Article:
• Example 7B
  • [0087]
    Non-woven fibers were prepared using 80 wt % of PE and 20 wt % of 3GT/4 mol % Me-BHMT copolymer. PE control fibers were prepared in the same way. Results are shown in Table 8.
  • Example 7C
  • [0088]
    Non-woven fibers were prepared using 70 wt % of PE and 30 wt % of 3GT/4 mol % Me-BHMT copolymer. PE control fibers were prepared in the same way. Results are shown in Table 8.
  • Example 7D
  • [0089]
    Non-woven fibers were prepared using 50 wt % of PE and 50 wt % of 3GT/4 mol % Me-BHMT copolymer. PE control fibers were prepared in the same way. Results are shown in Table 8.
    TABLE 8
    Antibacterial test results on the non-woven fibers
    Samples Microorganism Mean CFU/mL 24 h Δt
    Example 7A Staphylococcus aureus <10 3.9
    Example 7A Klbsiella pneumoniae <10 5.5
    Example 7B Staphylococcus aureus <10 3.9
    Example 7B Klebsiella pneumoniae <10 5.5
    Example 7C Staphylococcus aureus <10 3.9
    Example 7C Klebsiella pneumoniae <10 5.5
    Example 7D Staphylococcus aureus <10 3.9
    Example 7D Klebsiella pneumoniae <10 5.5
    Treated Staphylococcus aureus <10 3.9
    Dacron ® control
    Treated Klebsiella pneumoniae <10 5.5
    Dacron ® control
    PE control Staphylococcus aureus 3.1 × 104 0.4
    PE control Klebsiella pneumoniae 3.0 × 106 0.1
    Control 3GT Klebsiella pneumoniae 3.1 × 105 0.2
    Control 3GT Staphylococcus aureus 4.1 × 104 0.5
  • [0090]
    Each composition of the non-woven fibers showed excellent antibacterial properties against Gram (+) and Gram (−) bacteria. Examples 7A, 7B, 7C, and 7D had the same efficacy as the treated Dacron® control. The PE and 3GT control fibers did not demonstrate antibacterial activity.
  • Example 8A
  • [0091]
    Non-woven fibers were prepared using 85 wt % of PE and 15 wt % of 3GT/4 mol % Me-BHMT copolymer. PE control fibers were prepared in the same way. The samples were tested for antifungal efficacy. Results are shown in Table 9.
  • Example 8B
  • [0092]
    Non-woven fibers were prepared using 80 wt % of PE and 20 wt % of 3GT/4 mol % Me-BHMT copolymer. PE control fibers were prepared in the same way. The samples were tested for antifungal efficacy. Results are shown in Table 9.
  • Example 8C
  • [0093]
    Non-woven fibers were prepared using 70 wt % of PE and 30 wt % of 3GT/4 mol % Me-BHMT copolymer. PE control fibers were prepared in the same way. The samples were tested for antifungal efficacy. Results are shown in Table 9.
  • Example 8D
  • [0094]
    Non-woven fibers were prepared using 50 wt % of PE and 50 wt % of 3GT/4 mol % Me-BHMT copolymer. PE control fibers were prepared in the same way. The samples were tested for antifungal efficacy. Results are shown in Table 9.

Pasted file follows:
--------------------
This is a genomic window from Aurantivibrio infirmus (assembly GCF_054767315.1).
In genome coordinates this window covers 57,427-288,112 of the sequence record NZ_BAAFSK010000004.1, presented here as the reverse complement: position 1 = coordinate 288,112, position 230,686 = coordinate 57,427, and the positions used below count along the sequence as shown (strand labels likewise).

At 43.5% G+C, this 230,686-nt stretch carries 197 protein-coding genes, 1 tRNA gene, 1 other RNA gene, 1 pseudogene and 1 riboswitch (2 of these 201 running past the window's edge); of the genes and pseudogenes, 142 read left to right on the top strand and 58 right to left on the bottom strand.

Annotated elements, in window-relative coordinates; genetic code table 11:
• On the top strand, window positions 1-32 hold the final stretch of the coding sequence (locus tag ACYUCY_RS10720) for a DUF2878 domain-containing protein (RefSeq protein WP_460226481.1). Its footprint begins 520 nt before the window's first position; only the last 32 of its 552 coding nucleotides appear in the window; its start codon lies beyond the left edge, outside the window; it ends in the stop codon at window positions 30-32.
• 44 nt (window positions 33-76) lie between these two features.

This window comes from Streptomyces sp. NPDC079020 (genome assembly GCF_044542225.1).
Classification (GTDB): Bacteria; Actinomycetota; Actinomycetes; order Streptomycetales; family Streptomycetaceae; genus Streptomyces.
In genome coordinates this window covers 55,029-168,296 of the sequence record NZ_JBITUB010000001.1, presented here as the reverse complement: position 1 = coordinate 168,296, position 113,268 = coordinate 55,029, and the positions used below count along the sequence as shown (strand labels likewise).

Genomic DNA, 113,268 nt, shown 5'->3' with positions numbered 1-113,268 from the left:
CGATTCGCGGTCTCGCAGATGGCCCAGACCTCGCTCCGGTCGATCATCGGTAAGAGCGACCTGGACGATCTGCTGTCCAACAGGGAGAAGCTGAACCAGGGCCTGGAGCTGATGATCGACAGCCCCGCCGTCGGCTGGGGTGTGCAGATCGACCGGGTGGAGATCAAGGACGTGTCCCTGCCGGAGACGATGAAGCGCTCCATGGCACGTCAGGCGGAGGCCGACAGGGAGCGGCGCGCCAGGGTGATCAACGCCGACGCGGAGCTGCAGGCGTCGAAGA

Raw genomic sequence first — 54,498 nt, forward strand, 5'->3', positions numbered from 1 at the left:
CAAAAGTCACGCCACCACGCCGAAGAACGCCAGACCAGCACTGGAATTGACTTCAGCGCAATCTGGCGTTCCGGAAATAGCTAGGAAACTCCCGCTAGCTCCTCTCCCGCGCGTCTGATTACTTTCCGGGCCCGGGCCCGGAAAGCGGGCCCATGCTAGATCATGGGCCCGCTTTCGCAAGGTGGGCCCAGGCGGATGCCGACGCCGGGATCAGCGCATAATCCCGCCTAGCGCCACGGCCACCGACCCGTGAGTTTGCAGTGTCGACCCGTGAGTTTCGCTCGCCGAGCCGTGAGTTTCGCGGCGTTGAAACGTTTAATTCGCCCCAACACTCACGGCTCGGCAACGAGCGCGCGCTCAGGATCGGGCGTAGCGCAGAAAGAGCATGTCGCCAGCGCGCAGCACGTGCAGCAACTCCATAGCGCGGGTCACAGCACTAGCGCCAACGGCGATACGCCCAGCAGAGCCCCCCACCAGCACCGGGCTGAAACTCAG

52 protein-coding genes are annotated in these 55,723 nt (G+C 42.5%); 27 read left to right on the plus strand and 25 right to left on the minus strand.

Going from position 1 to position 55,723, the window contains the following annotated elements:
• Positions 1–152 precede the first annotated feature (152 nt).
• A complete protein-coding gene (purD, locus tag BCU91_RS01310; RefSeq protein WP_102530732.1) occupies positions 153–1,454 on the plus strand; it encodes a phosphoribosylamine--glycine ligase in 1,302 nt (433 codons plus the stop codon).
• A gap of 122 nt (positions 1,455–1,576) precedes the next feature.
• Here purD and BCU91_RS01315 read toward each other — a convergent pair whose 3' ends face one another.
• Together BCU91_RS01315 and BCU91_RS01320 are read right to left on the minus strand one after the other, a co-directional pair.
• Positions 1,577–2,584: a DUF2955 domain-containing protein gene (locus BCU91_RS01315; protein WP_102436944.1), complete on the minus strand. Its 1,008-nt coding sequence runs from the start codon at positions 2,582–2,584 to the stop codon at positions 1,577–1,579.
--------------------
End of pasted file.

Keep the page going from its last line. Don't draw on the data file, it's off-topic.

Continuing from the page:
• Example 8E
  • [0095]
    3GT copolymer was prepared using 4 mol % tertiary amine (Me-BHMT; based on the total moles of polymer repeating units including the repeating units of polymeric additive) in the polymeric composition. The copolymer was melt extruded and the pellets were dried and spun into fibers. The samples were tested for antifungal efficacy. Results are shown in Table 9.
    TABLE 9
    Antifungal test results on the non-woven fibers
    Samples Microorganism Mean CFU/mL 24 h Δt
    Example 8A Aspergillus niger 3.1 × 103 1.2
    Example 8B Aspergillus niger 1.3 × 103 1.6
    Example 8C Aspergillus niger 7.3 × 103 0.8
    Example 8D Aspergillus niger 9.8 × 102 1.7
    Example 8E Aspergillus niger 7.5 × 102 1.8
    Treated Aspergillus niger 5.8 × 101 3.0
    Dacron ®
    control
    PE control Aspergillus niger 1.9 × 104 0.4
    Control 3GT Aspergillus niger 1.0 × 105 −0.3
  • [0096]
    Example 8D and Example 8E showed a 2-log reduction compared to treated Dacron® control. Examples 8A, 8B, and 8C, containing lower amounts of the 3GT/4 mol % Me-BHMT copolymer, were only marginally effective. The PE and control 3GT fibers did not demonstrate antifungal activity.
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Referenced by
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US7357985Sep 19, 2005Apr 15, 2008E.I. Du Pont De Nemours And CompanyHigh crimp bicomponent fibers
US8758660Feb 21, 2008Jun 24, 2014E I Du Pont De Nemours And CompanyProcess of making high crimp bicomponent fibers
US20070065664 *Sep 19, 2005Mar 22, 2007Kurian Joseph VHigh crimp bicomponent fibers
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Classifications
U.S. Classification442/123, 428/373, 424/404
International ClassificationC08L77/00, C08L67/02, C08K5/17, D01F1/10, C08L69/00, C08L77/06, C08L23/00, C08G63/183, C08K5/20, C08G64/00, C08L71/00, C08K5/00, C08L23/02
Cooperative ClassificationY10T442/2525, C08L69/00, D01F1/103, C08L67/02, C08K5/0058, C08K5/20, C08L77/06, Y10T428/2929, C08L77/00, C08L23/02
European ClassificationC08L23/02, C08L69/00, C08L67/02, D01F1/10B, C08K5/00P7
Legal Events
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Owner name: E. I. DU PONT DE NEMOURS AND COMPANY, DELAWARE
Free format text: ASSIGNMENT OF ASSIGNORS INTEREST;ASSIGNORS:CHANG, JING C.;KURIAN, JOSEPH V.;FENYVESI, GYORGYI;REEL/FRAME:015191/0966;SIGNING DATES FROM 20040811 TO 20040812